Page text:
I would however love to find my self a HK Mark .23 SOCOM. I would still prefer that over the HK45. But they seem very hard to find. Not to mention expensive.
Anyway, to the OP...can you take them all out and fire them? I know that the HK45 is new and hard to get, but maybe you'll find someone to let you try it? I also understand that a Kimber 1911 can be hard to find for rent. I have a range local to me that has a Kimber 1911 to try out, but I don't know how different their various models are so I really couldn't say if firing one would give a feel for them all or not.
Obviously the real test is in your hands on the range, but how easy is it to do this testing prior to dropping multiple bills down on a gun?
If you think you'd like a Mk23, I would honestly hope you know what you're getting yourself into. They're huge...I mean it, just large in every way possible. Shoot good if you can wield it though.
I do like the triggers on the 1911's. I've heard many great things about them, and the one I shot (about a year ago) seemed great. I'm not a gun expert by all means. I'm actually about to buy my first pistol. I do have a couple of rifles...but no pistols.
As far as the size of the Mk23 goes...I actually prefer larger pistols. I'm a pretty big guy (6'3" with hands big enough to palm a basketball with some to spare) so the larger pistols just feel better to me.
One question...is it not possible to change out or upgrade the triggers on HK's? And if so got any resources I can look at?
I own both a Springfield 1911 Stainless Loaded .45 and an HK USP EXPERT .45. Yes, there is nothing like the fit of the 1911 in your hand, but there is something to say about the accuracy of an HK. The EXPERT is the first composite gun I've bought and I've changed my opinion on composite frames. I like them each for their own reasons and they each have their advantages. Buy what feels good in your hand and the gun that will fit it's purpose. Good luck.
If I'm looking to get a 56 ACP I am more often than not looking for a 1911. I'm just not as big a fan of plastic guns. I've owned several and most of them I've owned or shot have been pretty good shooters..I just like the all metal more..Maybe I'm just old..heh. The one plastic gun I have is a Browning Pro 40. It's really nice and has the one thing I just got to have..A hammer. Are my all steels better than the "Tupperware"? For me yes.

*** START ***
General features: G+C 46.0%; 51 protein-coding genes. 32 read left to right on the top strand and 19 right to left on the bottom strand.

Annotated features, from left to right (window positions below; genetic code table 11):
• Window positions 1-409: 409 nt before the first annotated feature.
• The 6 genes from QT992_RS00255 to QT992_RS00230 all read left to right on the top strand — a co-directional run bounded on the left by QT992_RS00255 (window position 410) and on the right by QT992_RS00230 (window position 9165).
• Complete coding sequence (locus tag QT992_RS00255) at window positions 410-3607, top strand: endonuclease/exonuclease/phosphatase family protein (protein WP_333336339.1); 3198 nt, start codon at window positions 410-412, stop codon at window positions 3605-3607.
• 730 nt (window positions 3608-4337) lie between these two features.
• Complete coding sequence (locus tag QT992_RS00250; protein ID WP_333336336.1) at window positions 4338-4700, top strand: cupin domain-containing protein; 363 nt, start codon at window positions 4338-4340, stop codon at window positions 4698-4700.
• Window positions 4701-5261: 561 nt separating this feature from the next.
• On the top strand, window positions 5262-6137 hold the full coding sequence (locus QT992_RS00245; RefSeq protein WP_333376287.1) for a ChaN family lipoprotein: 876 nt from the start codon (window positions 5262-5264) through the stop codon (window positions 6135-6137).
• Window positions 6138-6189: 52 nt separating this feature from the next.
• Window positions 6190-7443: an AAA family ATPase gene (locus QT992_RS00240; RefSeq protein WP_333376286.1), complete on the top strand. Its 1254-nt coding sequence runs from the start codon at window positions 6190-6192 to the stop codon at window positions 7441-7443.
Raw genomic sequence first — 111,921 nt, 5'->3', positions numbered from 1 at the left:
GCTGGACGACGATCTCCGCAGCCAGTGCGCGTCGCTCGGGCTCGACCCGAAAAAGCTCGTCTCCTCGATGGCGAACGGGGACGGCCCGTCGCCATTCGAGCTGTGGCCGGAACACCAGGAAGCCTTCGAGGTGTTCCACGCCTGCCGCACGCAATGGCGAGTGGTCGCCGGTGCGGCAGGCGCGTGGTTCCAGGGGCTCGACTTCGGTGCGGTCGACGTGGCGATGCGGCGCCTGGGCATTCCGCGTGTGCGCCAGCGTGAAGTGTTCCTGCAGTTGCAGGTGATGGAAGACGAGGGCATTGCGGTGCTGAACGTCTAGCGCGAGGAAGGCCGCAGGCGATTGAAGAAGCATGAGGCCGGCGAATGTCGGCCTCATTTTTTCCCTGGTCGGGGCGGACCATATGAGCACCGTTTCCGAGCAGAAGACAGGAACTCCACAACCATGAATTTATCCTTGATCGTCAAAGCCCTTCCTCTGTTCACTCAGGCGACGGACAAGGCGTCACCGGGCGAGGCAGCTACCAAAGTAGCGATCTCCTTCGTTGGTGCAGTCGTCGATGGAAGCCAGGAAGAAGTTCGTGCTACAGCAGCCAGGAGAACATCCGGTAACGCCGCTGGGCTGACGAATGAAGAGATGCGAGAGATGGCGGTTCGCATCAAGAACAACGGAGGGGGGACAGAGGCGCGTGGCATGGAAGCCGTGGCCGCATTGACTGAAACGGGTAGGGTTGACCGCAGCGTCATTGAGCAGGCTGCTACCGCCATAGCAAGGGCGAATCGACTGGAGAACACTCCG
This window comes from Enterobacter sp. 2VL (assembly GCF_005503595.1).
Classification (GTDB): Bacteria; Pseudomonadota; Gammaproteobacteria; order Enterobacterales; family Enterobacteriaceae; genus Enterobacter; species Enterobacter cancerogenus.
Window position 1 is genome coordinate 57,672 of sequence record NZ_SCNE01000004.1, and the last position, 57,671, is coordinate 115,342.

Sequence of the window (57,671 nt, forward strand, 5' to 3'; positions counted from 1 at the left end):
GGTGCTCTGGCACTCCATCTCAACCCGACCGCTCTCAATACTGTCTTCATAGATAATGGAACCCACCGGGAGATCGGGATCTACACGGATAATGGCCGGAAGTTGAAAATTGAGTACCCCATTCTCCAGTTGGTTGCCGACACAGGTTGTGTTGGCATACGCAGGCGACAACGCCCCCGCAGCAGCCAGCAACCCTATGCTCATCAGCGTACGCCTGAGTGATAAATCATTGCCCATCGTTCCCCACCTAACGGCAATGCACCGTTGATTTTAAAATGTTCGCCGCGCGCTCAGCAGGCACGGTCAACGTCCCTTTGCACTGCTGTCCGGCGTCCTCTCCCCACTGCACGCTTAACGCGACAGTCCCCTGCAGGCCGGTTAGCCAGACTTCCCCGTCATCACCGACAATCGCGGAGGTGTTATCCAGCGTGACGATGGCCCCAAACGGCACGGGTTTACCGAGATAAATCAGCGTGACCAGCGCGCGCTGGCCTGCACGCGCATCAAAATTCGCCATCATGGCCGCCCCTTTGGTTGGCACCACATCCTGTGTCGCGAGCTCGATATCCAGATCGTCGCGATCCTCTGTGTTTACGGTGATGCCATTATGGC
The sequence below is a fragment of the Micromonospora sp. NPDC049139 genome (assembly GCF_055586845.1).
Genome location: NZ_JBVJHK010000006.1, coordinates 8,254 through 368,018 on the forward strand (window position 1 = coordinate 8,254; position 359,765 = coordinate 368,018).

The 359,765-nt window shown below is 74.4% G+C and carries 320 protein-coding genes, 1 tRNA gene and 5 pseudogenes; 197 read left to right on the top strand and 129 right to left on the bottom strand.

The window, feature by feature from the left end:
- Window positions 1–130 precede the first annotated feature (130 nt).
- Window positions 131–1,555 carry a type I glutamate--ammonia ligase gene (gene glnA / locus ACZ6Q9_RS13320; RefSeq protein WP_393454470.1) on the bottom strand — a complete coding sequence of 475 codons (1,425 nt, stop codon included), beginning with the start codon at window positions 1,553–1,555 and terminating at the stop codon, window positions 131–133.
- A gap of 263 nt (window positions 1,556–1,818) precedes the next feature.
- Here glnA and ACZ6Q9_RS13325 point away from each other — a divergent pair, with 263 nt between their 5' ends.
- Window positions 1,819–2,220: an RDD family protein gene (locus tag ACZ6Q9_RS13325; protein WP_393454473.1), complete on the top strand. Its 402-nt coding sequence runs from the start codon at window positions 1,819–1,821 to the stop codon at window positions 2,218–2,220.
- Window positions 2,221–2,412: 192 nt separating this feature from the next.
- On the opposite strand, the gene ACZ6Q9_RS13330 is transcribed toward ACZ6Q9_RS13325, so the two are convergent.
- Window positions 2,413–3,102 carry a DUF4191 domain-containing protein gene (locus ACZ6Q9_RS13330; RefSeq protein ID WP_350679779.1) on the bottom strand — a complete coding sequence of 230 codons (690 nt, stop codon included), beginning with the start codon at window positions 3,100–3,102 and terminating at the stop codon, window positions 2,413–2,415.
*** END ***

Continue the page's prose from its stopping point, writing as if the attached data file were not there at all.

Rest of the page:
I'm not a Kimber fan though.They are really well made they just don't do for me what a Springfield,Colt, or a Para does for me.
It comes down to your usage, a 1911 is a better gun for the range I'll say that. You see many more 1911 fans in competition than other brands. Not to say that other brands don't have a following and competitive teams etc, but the 1911 is more or less the de facto standard for ISPC etc. I too like a hammer on my guns, which is why I prefer a HK over a Glock, M&P, or XD. I would take a 1911, but I find the polymer guns to be more reliable in less than ideal conditions.
I would say that if you are going to carry a weapon concealed, get one that you will actually take with you all the time. That means, small, light, and reliable. And then practice with it until you can hit center mass and do headshots at ten feet. At distances much further than that, an armed citizen risks placing stray rounds into bystanders, in an urgent situation where one cannot stop and look around carefully. If I am not nose to nose with someone, I am most likely going to take cover, not start shooting.
I am also not convinced, from experience, that the only caliber that works for self defense is the .45. At the ranges in which a citizen can engage in a defensive gunfight, almost any caliber will work. I think many people carrying concealed firearms are mentally preparing themselves for some kind of tactical duel that will never happen to a concealed carry permit holder.
I suggest carrying a light, convenient weapon and learning to accurately point shoot with it; hand to eye and target to hand.